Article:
As fighting between the Syrian military and rebel fighters rages, concerns are growing about how the regime of President Bashar Assad might react if it becomes convinced it's about to lose power.
One theory involves the establishment of a breakaway region dominated by Syria's Alawite minority — which includes the Assad family — in the northwestern coastal mountains. Analysts say this would be a disaster both for Assad and the region, but it can't be completely ruled out.
Folk-pop singer-songwriter Suzanne Vega appears in this archival edition of Mountain Stage, recorded in December 2007. Vega enjoyed commercial success with hits like "Luka" and "Tom's Diner," which both reached into the Top Ten of pop charts in the U.S. and abroad, earning her a large national and international following.
Democrats are on the path to including an endorsement of same-sex marriage for the first time in their official party platform.
NPR's Ari Shapiro reported Monday that the proposal has made it through an important Democratic committee.
The 15 Democrats who serve on the party's platform drafting committee voted unanimously to endorse same-sex marriage in the party's official agenda, says Rep. Barney Frank, D-Mass., who serves on the committee.
Allen Stone's smooth voice plays well against the sometimes curiously synthetic beats that characterize his songs. The soul and R&B singer hails from outside Spokane, Wash., where he began his singing career as part of his church choir. After stints in community college and Bible school, Stone brought his talents to bear with his debut album Last to Speak in 2010. The self-proclaimed hippie crafts his songs with socially conscious lyrics, and his commentary on topics ranging from the economic crisis to technological dependence is wittily pertinent.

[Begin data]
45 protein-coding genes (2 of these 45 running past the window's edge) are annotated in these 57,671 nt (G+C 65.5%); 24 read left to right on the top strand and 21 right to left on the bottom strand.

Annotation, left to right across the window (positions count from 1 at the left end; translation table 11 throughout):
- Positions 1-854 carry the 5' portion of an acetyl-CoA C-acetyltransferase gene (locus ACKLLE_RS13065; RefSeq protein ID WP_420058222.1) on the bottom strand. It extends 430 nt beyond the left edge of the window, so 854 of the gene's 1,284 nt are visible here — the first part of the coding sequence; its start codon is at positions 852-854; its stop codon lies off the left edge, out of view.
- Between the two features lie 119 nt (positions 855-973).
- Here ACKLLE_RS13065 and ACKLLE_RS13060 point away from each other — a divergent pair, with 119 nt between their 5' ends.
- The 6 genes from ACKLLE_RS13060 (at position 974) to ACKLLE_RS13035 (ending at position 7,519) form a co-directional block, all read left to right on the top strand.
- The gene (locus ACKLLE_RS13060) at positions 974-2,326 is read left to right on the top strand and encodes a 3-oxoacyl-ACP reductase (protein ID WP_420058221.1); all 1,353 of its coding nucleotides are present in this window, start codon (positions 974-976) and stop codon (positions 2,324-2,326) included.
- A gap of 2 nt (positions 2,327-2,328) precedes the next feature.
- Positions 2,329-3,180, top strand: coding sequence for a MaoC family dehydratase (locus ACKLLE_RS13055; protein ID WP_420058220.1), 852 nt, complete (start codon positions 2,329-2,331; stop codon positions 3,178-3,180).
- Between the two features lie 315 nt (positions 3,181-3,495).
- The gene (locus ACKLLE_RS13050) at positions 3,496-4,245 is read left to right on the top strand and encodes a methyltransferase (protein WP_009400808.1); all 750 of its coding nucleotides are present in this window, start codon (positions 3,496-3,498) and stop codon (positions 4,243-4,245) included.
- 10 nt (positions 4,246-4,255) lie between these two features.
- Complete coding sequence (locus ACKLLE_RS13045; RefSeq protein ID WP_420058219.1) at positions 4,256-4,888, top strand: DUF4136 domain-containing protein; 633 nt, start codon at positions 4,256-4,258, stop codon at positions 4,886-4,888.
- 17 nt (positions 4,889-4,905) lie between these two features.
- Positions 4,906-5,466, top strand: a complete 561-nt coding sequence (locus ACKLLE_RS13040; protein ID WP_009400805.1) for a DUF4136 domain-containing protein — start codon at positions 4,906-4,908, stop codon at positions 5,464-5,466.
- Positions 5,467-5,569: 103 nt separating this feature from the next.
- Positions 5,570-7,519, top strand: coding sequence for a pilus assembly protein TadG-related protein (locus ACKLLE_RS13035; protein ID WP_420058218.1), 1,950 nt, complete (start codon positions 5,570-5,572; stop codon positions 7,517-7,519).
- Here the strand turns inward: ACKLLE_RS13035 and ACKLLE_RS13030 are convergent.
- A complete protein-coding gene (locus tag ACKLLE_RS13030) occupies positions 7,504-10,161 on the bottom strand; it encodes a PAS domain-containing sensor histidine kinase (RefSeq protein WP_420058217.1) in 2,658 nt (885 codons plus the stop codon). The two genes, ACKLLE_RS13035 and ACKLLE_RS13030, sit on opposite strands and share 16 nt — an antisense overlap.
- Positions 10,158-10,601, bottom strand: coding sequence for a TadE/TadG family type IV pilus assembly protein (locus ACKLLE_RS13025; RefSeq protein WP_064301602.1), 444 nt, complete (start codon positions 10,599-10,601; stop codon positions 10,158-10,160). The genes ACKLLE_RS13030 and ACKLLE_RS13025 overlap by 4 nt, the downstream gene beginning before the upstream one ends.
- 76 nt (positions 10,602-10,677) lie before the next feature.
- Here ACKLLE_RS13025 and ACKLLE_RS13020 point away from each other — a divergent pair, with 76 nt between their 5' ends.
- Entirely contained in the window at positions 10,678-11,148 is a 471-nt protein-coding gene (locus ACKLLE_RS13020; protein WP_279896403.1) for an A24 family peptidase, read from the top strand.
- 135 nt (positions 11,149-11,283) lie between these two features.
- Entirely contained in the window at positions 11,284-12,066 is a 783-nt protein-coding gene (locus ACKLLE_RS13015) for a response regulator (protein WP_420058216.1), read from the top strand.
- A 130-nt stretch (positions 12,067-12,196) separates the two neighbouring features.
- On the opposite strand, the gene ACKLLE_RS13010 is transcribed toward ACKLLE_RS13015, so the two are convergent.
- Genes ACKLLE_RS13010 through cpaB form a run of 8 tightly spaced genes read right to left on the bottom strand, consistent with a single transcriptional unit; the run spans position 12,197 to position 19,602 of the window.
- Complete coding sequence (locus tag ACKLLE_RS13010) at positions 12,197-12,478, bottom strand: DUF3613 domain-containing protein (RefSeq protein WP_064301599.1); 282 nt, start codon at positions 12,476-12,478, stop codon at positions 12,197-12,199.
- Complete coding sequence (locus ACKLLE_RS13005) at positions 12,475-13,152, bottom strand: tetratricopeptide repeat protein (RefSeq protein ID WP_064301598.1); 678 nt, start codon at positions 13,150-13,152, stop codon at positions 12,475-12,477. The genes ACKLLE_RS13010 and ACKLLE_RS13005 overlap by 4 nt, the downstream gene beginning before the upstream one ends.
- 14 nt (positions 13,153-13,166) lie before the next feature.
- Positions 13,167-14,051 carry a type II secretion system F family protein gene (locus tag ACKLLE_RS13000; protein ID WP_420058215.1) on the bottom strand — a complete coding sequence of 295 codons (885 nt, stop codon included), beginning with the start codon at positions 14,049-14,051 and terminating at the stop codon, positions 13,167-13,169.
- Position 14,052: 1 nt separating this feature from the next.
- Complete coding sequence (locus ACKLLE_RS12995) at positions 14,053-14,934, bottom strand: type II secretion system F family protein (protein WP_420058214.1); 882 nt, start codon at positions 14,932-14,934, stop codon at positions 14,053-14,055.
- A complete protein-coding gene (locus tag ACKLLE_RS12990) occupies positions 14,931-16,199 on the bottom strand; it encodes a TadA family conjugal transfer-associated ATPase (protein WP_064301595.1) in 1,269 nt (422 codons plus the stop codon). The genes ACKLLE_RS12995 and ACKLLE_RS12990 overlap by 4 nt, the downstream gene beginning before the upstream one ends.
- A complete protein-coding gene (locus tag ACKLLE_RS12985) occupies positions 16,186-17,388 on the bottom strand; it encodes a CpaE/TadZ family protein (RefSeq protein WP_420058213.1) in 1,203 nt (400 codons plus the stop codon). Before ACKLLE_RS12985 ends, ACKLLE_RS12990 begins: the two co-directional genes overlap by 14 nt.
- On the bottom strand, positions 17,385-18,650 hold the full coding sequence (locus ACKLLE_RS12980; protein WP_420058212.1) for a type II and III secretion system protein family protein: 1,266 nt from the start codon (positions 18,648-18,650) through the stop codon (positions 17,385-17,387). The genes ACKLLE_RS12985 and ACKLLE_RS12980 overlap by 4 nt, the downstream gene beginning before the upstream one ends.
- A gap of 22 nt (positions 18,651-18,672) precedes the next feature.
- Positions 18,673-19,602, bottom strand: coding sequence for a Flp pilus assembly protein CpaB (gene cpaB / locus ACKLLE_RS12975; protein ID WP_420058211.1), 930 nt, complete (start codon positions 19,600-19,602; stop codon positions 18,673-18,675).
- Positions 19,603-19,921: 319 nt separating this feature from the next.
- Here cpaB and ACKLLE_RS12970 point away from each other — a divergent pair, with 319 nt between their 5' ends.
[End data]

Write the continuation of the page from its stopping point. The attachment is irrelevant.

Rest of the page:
NBC has been criticized for its decision to edit out a portion of Friday's Olympics opening ceremony. Instead of showing a dance performance that some say was a tribute to the victims of London's terror attacks, NBC aired an interview with Michael Phelps. Audie Cornish talks with David Folkenflik about the decision.
It's ALL THINGS CONSIDERED from NPR News. I'm Audie Cornish. Mitt Romney flew out of Israel this morning for Poland, the final leg of his foreign trip, but before he left, he held an early morning fundraiser in Jerusalem. Comments Romney made there and in a speech yesterday have upset many Palestinians.
In a hotel ballroom in New York City, a couple hundred flu researchers watched with interest Monday as a government official ran down a list of seven kinds of experiments that could raise special security risks.
The official noted that one item on the list was any experiment that could make an infectious agent more transmissible, or contagious. "It wouldn't take long for this audience to come up with an example of that," he noted wryly.
Fortune calls it "the patent trial of the century." And based on money alone, it might as well be: Apple and Samsung are accusing each other of infringement. Samsung wants higher royalties on some technology and Apple is seeking $2.5 billion in damages.
A jury will decide which, if any, company is right. With jury selection, Reuters reports the trial begins today in San Jose, Calif.
Originally published on Tue October 2, 2012 9:39 am
Merrill Garbus, the mastermind behind tUnE-yArDs, often uses a minimal assortment of resources — a ukulele, some pedals, a bit of percussion here and there — to craft an explosive, unpredictable, worldly, beautiful and utterly inventive sound. On last year's widely beloved w h o k i l l, Garbus' music forms a cut-up collage of coos, howls and bold statements of purpose, but her live shows fan out into epic rave-ups, complete with a pair of saxophonists.